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Types of cancer

Understanding Cancer

Cancer develops when cells begin to grow and spread uncontrollably in the body, leading to different stages of cancer. It is often referred to as a malignant tumour. After invading surrounding tissues, cancerous tumours spread to different parts of the body and other organs. Nearly all parts of our body are susceptible to cancer. According to the latest cancer statistics in Hong Kong, colorectal cancer has surpassed lung cancer as the most common type of cancer, accounting for 17.3% of all types of cancer cases. The third most common cancer is breast cancer. In 2016, 31,468 new cancer cases had been recorded in Hong Kong, representing an increase of 3.8% by 1,150 from 2015[1].

As cancer has become increasingly prevalent, great strides have been made in cancer treatment, thanks to the advancement of medical technology. Early detection of cancerous tumours enables timely treatment through medical surgery, radiotherapy or chemotherapy that destroys cancer cells to facilitate a full recovery. Take lung cancer as an example. Early-stage lung cancer, with appropriate treatment, could result in a survival rate of approximately 90%[2]. For patients diagnosed with late-stage cancer, ?the rise of innovative means of treatment such as targeted therapy and immunotherapy has been proved effective to prolong their lives.

Cancer Grading and Staging System[3]

Before cancer treatment begins, doctors will classify the tumour into five broad stages of cancer?from Stage 0 to Stage IV, according to the extent to which cancer has developed and spread. However, it is possible that the main tumour cannot be assessed. In Hong Kong, cancer staging primarily refers to the TNM staging system established by the American Joint Committee on Cancer (AJCC) from the United States and the Union for International Cancer Control (UICC). T describes the size of the tumour; N describes the spread of cancer to nearby lymph nodes; M describes metastasis (spread of cancer to other parts of the body).

Stage 0: Abnormal cells have been detected with the potential to become cancer and spread to surrounding normal-functioning tissues[4].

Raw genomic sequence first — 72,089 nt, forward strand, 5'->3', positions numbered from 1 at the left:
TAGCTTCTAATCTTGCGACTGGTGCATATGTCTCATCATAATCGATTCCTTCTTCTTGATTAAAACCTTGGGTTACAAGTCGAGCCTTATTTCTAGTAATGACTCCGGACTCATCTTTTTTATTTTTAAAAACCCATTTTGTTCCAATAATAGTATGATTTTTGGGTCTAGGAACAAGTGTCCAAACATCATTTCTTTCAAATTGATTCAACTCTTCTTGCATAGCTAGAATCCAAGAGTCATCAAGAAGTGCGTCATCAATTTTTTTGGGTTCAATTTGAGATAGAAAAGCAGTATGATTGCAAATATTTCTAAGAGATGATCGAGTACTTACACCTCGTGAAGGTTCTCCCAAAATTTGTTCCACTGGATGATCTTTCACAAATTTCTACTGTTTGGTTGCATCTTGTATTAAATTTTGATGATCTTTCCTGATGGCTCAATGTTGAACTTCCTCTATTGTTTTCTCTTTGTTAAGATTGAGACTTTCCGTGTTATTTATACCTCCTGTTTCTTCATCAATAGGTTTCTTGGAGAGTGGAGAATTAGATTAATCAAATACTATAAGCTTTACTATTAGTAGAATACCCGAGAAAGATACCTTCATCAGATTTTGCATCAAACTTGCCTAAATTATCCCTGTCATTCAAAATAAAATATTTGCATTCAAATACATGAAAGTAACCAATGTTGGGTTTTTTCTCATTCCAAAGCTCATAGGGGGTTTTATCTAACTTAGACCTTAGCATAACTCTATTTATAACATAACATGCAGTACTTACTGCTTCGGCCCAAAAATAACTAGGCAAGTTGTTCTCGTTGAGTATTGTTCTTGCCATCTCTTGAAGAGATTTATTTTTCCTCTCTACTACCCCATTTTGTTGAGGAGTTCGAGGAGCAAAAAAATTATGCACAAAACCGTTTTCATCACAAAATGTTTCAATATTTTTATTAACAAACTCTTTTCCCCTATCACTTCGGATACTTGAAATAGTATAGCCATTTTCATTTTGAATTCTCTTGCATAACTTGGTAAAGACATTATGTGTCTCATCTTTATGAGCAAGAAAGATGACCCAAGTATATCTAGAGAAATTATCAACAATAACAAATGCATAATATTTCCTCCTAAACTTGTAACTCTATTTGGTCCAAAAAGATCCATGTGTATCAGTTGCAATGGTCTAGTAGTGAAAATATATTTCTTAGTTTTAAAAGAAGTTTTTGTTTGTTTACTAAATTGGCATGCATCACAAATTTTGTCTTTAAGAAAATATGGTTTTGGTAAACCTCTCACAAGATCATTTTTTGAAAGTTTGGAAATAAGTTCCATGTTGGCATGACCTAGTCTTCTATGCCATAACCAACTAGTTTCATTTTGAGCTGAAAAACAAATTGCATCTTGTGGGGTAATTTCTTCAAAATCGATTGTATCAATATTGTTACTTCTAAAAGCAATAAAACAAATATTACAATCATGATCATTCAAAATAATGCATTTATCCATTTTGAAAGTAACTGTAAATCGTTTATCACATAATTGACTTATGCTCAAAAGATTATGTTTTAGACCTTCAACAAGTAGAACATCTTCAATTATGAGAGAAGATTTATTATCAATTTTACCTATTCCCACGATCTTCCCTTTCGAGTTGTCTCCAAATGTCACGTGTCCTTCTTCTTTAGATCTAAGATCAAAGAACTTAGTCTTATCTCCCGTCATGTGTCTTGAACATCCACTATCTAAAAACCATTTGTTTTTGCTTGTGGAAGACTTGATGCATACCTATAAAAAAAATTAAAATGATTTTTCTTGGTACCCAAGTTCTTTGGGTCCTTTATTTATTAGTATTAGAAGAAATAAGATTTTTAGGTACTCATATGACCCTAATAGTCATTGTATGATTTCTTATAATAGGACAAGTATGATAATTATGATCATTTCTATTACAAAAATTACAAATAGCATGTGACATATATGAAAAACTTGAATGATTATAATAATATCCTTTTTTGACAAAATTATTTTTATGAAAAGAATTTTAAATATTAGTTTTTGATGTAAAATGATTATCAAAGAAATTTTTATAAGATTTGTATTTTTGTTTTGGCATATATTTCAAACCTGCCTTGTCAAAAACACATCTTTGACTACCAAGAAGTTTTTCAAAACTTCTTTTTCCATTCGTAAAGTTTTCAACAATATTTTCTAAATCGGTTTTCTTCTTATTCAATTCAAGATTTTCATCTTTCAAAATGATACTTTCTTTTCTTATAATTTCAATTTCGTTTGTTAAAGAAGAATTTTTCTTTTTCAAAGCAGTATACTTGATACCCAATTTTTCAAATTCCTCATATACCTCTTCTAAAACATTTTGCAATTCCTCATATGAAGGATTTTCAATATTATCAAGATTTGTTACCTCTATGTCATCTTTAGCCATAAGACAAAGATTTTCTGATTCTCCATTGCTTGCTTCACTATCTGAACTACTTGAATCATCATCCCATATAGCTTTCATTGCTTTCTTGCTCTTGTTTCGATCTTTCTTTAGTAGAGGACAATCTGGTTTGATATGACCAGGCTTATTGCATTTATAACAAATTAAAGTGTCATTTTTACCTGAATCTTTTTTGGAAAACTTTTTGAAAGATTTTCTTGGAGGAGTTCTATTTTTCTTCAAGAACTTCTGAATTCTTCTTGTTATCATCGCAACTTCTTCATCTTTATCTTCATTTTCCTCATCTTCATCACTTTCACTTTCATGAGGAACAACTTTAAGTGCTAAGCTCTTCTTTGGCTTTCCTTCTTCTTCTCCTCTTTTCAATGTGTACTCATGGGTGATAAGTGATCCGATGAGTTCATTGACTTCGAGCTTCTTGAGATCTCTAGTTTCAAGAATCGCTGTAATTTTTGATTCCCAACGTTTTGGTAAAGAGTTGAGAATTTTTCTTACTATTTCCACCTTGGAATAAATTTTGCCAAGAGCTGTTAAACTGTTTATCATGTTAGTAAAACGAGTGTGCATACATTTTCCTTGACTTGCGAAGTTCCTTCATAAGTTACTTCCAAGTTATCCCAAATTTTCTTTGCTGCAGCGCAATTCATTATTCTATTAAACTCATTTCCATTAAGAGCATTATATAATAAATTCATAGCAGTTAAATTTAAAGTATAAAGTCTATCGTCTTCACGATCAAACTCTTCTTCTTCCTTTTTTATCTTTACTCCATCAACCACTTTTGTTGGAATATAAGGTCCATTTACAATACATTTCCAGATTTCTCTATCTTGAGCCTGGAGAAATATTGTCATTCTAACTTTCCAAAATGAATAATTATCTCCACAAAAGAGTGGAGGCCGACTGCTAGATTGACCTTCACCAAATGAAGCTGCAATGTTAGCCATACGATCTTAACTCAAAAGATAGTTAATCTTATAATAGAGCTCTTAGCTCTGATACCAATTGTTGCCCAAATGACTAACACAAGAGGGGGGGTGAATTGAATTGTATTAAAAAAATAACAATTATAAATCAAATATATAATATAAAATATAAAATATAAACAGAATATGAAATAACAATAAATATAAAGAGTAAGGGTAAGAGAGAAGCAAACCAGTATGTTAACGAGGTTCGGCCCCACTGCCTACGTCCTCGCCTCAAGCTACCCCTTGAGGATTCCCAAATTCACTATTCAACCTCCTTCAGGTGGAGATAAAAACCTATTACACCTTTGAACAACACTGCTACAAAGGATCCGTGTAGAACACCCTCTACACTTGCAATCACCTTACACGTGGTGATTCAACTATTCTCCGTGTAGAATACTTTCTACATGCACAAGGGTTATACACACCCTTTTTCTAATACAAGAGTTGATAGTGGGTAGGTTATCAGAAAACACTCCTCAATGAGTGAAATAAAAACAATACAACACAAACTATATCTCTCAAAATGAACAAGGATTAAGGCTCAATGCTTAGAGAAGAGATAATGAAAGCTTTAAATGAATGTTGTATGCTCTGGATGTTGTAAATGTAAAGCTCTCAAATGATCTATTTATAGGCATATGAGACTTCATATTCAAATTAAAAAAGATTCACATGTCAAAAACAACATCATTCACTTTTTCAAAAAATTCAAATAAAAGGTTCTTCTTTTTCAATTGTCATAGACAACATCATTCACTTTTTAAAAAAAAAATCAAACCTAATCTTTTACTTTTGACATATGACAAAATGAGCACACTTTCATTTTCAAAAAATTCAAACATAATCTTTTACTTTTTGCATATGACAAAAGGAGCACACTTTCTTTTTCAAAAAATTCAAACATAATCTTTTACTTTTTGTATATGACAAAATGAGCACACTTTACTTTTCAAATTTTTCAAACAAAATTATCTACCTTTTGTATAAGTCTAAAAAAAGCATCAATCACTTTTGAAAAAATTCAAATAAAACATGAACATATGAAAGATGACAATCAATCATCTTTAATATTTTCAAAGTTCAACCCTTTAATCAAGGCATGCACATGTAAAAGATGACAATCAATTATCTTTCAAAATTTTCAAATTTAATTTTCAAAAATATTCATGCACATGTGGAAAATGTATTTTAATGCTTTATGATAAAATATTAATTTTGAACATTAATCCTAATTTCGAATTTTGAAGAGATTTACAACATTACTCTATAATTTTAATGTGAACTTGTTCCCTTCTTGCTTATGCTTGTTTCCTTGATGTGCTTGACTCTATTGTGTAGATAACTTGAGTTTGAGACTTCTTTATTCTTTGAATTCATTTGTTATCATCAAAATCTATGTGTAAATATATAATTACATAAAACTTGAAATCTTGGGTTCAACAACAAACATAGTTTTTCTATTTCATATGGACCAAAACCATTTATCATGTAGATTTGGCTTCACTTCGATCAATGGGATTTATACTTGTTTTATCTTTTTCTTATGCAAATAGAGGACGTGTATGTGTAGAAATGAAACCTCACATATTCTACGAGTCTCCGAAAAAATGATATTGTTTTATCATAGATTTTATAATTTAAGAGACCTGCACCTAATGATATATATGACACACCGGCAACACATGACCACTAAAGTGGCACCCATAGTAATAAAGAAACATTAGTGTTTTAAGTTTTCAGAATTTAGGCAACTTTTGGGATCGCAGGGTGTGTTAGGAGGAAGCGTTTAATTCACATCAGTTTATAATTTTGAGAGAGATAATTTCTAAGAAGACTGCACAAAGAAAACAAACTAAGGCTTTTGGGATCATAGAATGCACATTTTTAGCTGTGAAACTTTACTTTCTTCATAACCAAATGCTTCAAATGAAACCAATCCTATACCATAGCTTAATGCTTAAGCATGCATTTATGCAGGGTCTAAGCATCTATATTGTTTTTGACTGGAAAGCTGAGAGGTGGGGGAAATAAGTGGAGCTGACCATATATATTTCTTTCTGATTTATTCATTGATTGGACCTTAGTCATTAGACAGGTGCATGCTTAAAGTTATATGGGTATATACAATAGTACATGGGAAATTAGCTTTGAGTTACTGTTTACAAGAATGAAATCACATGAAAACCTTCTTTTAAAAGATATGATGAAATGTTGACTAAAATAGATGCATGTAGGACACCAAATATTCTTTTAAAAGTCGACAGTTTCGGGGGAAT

Stage I: Early-stage cancer has been developed, meaning that cancerous cells or tumour have been detected but they have not grown in other tissues and spread to different parts of the body such as lymph nodes.

Stage II: The primary tumour has grown larger into nearby tissues, with the possibility to spread into lymph nodes but not other parts of the body.

Stage III: The primary tumour has grown larger into surrounding tissues, spread into lymph nodes and beyond within other parts of the body.

Stage IV: Late-stage cancer has been identified, with the tumour becoming metastasised, spreading to new areas of the body.

Types of Cancer

Cancer can spread to almost all organs and parts of the body. Treatment combination and options hinge on the extent to which cancer has developed as determined by a range of factors from the location of cancer to stages of cancer?to the nature of cancer. Complemented with advanced medical technologies like genetic testing that improve medication effectiveness, the emergence of personalised cancer treatment has brought new hopes to patients in excruciating pain.

Many cancers are difficult to detect in the early stages. If you observe abnormal changes in your body such as sudden weight loss, loss of appetite and unusual fatigue for an extended period, you should consult a doctor immediately for a thorough body check-up. To reduce the risk of contracting cancer, it is important for us to follow a healthy lifestyle and stay away from smoking and alcohol.

Click below the types of cancer for more information.

Colorectal Cancer learn more

Colorectal Cancer

肺癌診斷 learn more

Lung Cancer

learn more

Breast Cancer

前列腺疼痛 learn more

Prostate Cancer

liver-cancer learn more

Liver Cancer

胃癌 learn more

Stomach/Gastric cancer

woman suffering from stomach ache learn more

Ovarian Cancer

子宮頸癌 learn more

Cervical Cancer

pancreatic cancer learn more

Pancreatic Cancer

鼻咽癌 learn more

Nasopharyngeal Carcinoma


  2. American Cancer Society 2017

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